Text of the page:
In “An Enemy We Created,” authors Alex Strick van Linschoten and Felix Kuehn described assumptions about a supposedly unbreakable link between the Taliban and al Qaeda as “the principal strategic blunder of the war in Afghanistan.” Al Qaeda’s leadership, they wrote, relied on and coordinated closely with Jalaluddin Haqqani rather than the younger and less experienced Kandahari Taliban who ruled Afghanistan from 1996-2001.
Pakistan: Now or Never?
When tribal elders reportedly ordered five girls killed in remote northern Pakistan for singing and clapping, outraged media coverage prompted the Supreme Court to order an investigation.
Pakistan has been facing gun and bomb attacks for so long, it is tempting to think it will continue to muddle along, the situation never becoming so bad as to galvanise it into action. And maybe it will.
Beneath the din of shouted exchange rates, trilling mobiles and the clink-clink of tea glasses ricocheting around Kandahar’s money market, there is a barely-audible backbeat: the electric purr of counting machines gobbling dollars, Afghanis and rupees.
The United States carried out more drone strikes in Afghanistan this year than it has done in all the years put together in Pakistan since it launched the covert air war there eight years ago. With all the attention and hand wringing focused on the operations in Pakistan, it’s remarkable that such a ramp-up just over the border has gone virtually unnoticed.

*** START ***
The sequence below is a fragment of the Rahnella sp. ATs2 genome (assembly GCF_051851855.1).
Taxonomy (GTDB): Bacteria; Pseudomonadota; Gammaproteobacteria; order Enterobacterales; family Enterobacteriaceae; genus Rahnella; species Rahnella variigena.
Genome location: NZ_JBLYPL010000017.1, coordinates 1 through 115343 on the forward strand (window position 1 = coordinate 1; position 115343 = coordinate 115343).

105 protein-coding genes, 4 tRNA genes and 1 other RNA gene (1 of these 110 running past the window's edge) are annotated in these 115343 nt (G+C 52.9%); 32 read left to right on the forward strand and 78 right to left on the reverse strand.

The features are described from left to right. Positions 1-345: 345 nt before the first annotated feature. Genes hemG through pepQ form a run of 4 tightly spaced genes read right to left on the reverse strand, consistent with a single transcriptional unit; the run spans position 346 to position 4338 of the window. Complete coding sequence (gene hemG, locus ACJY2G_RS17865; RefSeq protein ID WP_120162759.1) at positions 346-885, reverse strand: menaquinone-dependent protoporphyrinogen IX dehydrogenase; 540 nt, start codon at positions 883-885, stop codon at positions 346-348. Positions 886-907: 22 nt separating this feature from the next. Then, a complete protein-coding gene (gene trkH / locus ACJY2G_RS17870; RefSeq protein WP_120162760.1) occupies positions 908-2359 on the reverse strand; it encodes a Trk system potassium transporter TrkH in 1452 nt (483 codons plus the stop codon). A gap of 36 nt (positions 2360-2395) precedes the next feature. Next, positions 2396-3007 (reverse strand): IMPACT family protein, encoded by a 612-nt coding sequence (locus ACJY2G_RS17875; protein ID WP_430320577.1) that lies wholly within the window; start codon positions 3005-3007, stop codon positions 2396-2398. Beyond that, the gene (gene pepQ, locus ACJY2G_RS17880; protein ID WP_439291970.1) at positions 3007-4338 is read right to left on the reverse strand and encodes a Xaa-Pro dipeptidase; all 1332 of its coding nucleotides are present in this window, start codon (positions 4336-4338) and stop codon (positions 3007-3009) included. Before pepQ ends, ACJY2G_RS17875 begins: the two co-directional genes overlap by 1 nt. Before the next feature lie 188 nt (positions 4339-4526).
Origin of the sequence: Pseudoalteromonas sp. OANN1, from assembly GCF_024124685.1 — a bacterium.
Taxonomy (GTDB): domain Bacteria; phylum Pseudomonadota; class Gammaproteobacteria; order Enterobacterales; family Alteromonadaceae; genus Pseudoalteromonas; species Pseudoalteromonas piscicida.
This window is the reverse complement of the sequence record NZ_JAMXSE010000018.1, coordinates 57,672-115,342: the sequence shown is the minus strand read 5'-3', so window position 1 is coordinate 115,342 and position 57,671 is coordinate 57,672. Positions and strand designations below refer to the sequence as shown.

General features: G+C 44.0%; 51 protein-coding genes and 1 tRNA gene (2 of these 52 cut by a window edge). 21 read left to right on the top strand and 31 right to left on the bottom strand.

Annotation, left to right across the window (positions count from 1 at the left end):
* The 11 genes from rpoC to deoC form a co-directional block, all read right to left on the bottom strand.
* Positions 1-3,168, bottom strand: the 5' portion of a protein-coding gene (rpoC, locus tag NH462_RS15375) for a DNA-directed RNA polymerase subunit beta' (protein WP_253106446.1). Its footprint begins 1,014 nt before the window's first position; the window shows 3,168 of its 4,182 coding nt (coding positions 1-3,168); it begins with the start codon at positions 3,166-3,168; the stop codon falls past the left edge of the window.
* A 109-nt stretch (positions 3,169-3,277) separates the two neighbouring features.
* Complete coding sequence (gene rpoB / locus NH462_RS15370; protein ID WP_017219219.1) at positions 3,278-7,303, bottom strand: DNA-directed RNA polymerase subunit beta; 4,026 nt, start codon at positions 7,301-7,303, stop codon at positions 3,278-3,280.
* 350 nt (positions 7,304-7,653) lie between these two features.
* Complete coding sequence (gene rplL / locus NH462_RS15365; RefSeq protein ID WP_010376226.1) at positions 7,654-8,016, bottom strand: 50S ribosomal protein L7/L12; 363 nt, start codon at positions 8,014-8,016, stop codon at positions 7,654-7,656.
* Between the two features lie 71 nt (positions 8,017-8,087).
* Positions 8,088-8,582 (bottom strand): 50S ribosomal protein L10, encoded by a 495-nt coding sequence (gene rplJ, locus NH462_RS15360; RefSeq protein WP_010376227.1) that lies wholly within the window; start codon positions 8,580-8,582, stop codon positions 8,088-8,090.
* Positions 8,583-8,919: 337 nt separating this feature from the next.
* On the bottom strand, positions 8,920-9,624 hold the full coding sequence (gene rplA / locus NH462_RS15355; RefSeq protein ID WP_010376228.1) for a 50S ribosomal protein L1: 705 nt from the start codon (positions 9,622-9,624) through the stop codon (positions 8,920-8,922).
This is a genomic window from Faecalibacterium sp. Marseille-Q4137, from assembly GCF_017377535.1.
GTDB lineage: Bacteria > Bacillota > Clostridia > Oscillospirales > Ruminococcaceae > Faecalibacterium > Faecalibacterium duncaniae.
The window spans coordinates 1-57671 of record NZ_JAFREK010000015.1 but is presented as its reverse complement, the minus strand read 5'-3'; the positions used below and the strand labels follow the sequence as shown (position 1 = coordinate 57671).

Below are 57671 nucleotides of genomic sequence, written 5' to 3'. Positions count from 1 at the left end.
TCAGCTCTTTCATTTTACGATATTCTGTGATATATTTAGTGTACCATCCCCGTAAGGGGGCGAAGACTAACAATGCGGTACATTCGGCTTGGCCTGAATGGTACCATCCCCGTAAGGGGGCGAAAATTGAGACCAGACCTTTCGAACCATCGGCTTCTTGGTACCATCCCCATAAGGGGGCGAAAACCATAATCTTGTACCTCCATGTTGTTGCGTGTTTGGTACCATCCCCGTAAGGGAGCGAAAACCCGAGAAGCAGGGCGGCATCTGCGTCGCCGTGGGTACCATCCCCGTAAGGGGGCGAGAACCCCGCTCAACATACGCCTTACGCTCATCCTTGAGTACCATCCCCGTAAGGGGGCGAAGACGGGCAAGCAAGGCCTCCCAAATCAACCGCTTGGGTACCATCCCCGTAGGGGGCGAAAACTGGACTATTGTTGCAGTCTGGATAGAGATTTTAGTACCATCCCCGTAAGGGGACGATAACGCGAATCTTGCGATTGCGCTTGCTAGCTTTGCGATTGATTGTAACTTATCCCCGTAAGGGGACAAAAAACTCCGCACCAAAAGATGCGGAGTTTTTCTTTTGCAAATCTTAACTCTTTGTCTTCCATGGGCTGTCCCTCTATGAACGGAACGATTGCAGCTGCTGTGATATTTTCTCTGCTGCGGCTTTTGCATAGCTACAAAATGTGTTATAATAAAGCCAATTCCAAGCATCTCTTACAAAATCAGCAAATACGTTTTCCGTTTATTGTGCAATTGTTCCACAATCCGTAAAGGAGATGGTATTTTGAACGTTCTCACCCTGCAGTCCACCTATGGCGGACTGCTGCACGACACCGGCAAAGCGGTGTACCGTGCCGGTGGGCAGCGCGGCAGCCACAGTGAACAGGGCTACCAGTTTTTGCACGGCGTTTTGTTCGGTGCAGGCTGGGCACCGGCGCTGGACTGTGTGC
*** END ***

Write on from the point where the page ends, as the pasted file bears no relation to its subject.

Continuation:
It’s been another brutal year of fighting in Afghanistan. While a spike in green-on-blue attacks has justifiably grabbed attention because of the cracks it has exposed within the military coalition, Afghans themselves are paying an increasingly higher price as they get pitchforked into the centre of the battle.
In Pakistan, no one calls troublesome journalists and warns they may be killed. There’s no reason to point out the obvious. So when investigative journalist Umar Cheema started getting late-night anonymous phone calls, gently suggesting he stop investigating a particular story, he knew what was at stake. Since then, he has been kidnapped and tortured. He has survived a hit-and-run that laid him out for six months.
The late Richard Holbrooke’s widow, Kati Marton, once recalled that by the summer of 2010 the Special Representative for Afghanistan and Pakistan had worked out how the United States might settle the Afghan war. “He said, ‘I think I’ve got it. I think I can see how all the pieces can fit together,’’” the National Journal quoted her as saying. “It looked like he was working a Rubik’s cube in his head.”
On the foreign policy front, if Pakistan ever had aspirations to play the central role as the leader of Muslim unity, it had a salutary lesson in the way Egypt played its cards. Barely a week ago, Pakistan was looking forward to hosting Egyptian President Mohamed Mursi, who was to be given the rare honour of addressing a joint session of parliament.